Facebook is "hit" by the scam market

 A number of sites offer such a list of services. This market only thrives with the connivance of Facebook, say the NGO Which? The British organization conducted an experiment that shows how easily consumers can be misled by manipulating the rating system of the popular social network.

 

Nina Bhatie, director of NPO Which?

"We created a non-existent company page on Facebook and then paid several sites for packages of fake reviews and posted them. Within weeks we had 96 recommendations and 500 likes. The price was £6.5 for a package of 10 reviews with a five-star rating."

 

Facebook found no suspicious activity on the fake page and, on the contrary, raised its rating. The company, which provided the NGO with its services, said it had completed about 10,000 such orders around the world.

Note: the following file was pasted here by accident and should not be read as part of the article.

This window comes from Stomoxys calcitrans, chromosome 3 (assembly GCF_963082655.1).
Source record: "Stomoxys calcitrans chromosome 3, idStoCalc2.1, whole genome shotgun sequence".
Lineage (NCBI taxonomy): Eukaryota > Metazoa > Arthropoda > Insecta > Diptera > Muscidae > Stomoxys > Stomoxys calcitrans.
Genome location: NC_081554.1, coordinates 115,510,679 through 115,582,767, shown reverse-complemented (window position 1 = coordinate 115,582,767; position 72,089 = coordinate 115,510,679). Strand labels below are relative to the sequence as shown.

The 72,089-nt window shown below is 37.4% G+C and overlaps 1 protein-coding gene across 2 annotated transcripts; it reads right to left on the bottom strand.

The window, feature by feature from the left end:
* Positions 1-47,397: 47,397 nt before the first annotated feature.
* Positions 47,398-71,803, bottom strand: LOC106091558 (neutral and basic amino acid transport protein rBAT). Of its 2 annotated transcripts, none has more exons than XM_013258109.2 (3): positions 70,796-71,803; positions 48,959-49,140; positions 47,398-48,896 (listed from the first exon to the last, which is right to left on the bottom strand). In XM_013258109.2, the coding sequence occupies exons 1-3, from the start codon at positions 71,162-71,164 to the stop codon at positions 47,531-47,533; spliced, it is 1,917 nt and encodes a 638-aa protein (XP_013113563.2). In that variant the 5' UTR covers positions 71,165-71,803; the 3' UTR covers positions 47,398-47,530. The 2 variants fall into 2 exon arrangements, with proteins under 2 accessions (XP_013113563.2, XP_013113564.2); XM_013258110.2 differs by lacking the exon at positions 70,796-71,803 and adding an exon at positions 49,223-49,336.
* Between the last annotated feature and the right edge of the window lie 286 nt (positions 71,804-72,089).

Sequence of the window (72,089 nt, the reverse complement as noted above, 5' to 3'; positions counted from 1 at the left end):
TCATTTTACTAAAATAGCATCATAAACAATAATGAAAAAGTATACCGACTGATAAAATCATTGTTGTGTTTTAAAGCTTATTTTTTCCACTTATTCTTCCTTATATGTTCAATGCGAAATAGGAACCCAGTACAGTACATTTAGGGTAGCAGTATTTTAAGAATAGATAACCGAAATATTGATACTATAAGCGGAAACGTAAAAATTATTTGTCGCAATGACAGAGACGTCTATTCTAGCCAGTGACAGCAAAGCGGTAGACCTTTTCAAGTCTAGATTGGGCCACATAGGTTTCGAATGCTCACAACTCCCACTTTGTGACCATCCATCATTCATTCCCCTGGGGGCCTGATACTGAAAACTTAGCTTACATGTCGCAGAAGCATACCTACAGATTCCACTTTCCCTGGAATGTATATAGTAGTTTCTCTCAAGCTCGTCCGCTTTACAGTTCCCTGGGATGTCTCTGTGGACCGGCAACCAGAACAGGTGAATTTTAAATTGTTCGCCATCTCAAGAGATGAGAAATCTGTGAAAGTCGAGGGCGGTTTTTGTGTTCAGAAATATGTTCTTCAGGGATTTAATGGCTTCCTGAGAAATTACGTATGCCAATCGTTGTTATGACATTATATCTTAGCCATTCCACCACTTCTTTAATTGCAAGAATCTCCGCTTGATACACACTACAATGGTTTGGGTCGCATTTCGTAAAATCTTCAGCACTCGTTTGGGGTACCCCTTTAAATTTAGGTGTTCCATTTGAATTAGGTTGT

Nina Bhatie:

"The rating of the quality of an advertised product or service should be based solely on the opinion of consumers. It's they who should provide this information to potential buyers. That's why we think today we need strict rules and laws regulating this sphere.

 

The U.S. Senate is considering the issue of legal restrictions on Facebook. An ex-employee of the company, who accused her former employer of disregarding user safety for profit, spoke at the hearing. The founder of the Internet giant, Mark Zuckerberg, called the allegation false.

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